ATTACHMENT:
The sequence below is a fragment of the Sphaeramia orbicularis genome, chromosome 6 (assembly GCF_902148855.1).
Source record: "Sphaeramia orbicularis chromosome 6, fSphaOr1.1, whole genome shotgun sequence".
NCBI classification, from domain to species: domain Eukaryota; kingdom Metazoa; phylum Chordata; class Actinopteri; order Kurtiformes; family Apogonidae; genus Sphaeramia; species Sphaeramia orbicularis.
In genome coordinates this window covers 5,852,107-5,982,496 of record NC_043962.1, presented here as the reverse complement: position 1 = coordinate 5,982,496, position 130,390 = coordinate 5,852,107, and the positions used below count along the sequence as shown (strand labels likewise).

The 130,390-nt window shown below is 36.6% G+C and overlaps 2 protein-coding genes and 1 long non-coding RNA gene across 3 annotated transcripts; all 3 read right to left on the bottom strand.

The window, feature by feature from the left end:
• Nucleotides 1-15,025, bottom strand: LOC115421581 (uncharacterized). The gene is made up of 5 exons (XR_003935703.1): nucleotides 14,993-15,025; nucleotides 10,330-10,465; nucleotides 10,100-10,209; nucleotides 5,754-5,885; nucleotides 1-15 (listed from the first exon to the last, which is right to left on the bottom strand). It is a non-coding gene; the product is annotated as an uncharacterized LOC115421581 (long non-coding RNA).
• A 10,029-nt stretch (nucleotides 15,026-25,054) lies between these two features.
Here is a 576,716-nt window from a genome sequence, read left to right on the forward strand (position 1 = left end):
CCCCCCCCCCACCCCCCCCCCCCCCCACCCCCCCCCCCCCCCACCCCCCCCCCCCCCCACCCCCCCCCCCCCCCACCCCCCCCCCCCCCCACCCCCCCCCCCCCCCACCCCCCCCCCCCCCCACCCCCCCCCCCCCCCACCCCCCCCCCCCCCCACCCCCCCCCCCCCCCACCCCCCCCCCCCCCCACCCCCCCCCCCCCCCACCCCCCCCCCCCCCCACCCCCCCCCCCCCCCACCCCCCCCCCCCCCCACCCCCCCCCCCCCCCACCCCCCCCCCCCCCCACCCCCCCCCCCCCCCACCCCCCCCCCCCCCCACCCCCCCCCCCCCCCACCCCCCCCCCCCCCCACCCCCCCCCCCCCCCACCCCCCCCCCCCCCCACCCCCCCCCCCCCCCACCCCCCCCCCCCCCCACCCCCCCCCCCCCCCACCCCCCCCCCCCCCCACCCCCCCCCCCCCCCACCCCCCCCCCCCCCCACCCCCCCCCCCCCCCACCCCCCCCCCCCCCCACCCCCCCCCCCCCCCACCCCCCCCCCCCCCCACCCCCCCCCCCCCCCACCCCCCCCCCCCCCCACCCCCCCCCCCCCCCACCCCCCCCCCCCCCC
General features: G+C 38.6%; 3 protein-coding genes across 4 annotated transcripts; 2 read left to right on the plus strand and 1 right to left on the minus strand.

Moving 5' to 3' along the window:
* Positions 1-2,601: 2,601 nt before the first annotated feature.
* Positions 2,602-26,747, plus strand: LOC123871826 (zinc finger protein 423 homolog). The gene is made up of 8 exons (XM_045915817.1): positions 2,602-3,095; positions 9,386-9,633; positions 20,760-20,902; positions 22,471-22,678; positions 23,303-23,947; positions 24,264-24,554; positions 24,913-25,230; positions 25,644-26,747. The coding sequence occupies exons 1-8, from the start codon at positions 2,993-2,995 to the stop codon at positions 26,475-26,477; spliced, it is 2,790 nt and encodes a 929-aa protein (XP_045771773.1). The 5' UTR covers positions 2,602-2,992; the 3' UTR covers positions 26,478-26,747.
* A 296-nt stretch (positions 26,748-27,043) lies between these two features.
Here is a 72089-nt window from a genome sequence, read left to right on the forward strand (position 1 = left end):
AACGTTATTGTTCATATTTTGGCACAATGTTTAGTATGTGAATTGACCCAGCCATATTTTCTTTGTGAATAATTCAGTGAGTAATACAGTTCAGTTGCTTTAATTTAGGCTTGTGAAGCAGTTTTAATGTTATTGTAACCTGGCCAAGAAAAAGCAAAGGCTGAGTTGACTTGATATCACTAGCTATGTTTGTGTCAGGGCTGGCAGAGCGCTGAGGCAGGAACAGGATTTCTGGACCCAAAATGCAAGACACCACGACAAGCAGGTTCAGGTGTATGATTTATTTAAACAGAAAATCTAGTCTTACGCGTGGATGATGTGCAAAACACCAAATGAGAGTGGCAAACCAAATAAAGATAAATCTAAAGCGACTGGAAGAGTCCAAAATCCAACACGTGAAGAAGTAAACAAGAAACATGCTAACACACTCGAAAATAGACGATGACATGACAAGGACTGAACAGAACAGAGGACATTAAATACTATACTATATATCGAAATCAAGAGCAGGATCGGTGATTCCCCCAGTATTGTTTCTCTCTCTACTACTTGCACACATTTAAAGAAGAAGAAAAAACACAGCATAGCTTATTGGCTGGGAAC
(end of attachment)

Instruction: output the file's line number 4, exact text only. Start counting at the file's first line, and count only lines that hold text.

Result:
In genome coordinates this window covers 5,852,107-5,982,496 of record NC_043962.1, presented here as the reverse complement: position 1 = coordinate 5,982,496, position 130,390 = coordinate 5,852,107, and the positions used below count along the sequence as shown (strand labels likewise).